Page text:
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 Table of Contents  
BRIEF COMMUNICATION
Year : 2021  |  Volume : 26  |  Issue : 1  |  Page : 74-77

Eating disorders research in India: A bibliometric assessment of publications output during 2000–2019


1 Department of Psychiatry, Post Graduate Institute of Medical Education and Research, Chandigarh, India
2 Council of Scientific and Industrial Research (CSIR)-National Institute of Science, Technology and Development Studies, New Delhi, India

Date of Submission13-Sep-2020
Date of Decision10-Oct-2020
Date of Acceptance27-Feb-2021
Date of Web Publication30-Jul-2021

Correspondence Address:
Sandeep Grover
Department of Psychiatry, Post Graduate Institute of Medical Education and Research, Chandigarh - 160 012
India
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Source of Support: None, Conflict of Interest: None


DOI: 10.4103/jmhhb.jmhhb_145_20

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  Abstract 


Aim: The paper examines quantitative and qualitative dimensions of India's research output on Eating Disorders. Methodology: Scopus database was searched for the publications on eating Disorder from India during the years 2000 to 2019, and then the articles were screened to select the relevant articles. Results: The study included 132 publications. India's cumulative research in this area registered 328% absolute growth and averaged 6.87 citations per paper. The distribution of output by type of research revealed that anorexia nervosa and pica (31.82% and 28.79% share) contributed the largest shares of publications on eating disorders during 2000–2019. All India Institute of Medical Sciences, New Delhi; National Institute of Mental Health and Neurosciences, Bengaluru; and Postgraduate Institute of Medical Education and Research, Chandigarh, lead the country as the most productive organizations (with 14, 11, and 7 papers each). Indian Journal of Psychological Medicine and Indian Journal of Pediatrics formed the most common journals publishing research on eating disorder, with largest contribution of 9 papers each. Conclusion: There is meager research on eating disorders from India.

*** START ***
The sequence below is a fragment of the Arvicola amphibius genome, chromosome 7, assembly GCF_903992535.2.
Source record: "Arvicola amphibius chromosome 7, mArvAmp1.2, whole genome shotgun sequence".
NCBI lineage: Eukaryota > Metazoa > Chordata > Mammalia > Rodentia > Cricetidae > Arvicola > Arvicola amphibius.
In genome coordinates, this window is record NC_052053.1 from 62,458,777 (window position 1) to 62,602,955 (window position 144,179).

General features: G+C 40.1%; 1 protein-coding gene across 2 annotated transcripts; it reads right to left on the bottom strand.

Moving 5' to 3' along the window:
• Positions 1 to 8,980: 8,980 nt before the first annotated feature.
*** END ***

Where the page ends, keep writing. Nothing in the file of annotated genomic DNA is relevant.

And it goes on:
Keywords: Bibliometrics, eating disorders, Indian publications, scientometrics


How to cite this article:
Grover S, Gupta B M. Eating disorders research in India: A bibliometric assessment of publications output during 2000–2019. J Mental Health Hum Behav 2021;26:74-7

How to cite this URL:
Grover S, Gupta B M. Eating disorders research in India: A bibliometric assessment of publications output during 2000–2019. J Mental Health Hum Behav [serial online] 2021 [cited 2021 Nov 28];26:74-7. Available from: https://www.jmhhb.org/text.asp?2021/26/1/74/322816




  Introduction Top


Eating disorders (EDs) are marked by severe disturbances to a person's eating behaviors. These disorders are characterized by preoccupation with food, body weight, and shape. EDs at times can be life-threatening, due to medical complications arising due to malnutrition.[1],[2] The causes of ED are not clear, although both biological and environmental factors have been found to play a role.[1],[3] In general, it is considered that the prevalence of ED is influenced by the Western culture and importance given to thinness. In India, the occurrence of ED was not reported until the late 20th century.[4] Perhaps, media-related glorification of “size zero” body type and culturally sanctioned drive for thinness, body shaming, and dissatisfaction have contributed to the recent reporting of ED from India.[5],[6],[7] However, the research on ED from India is limited.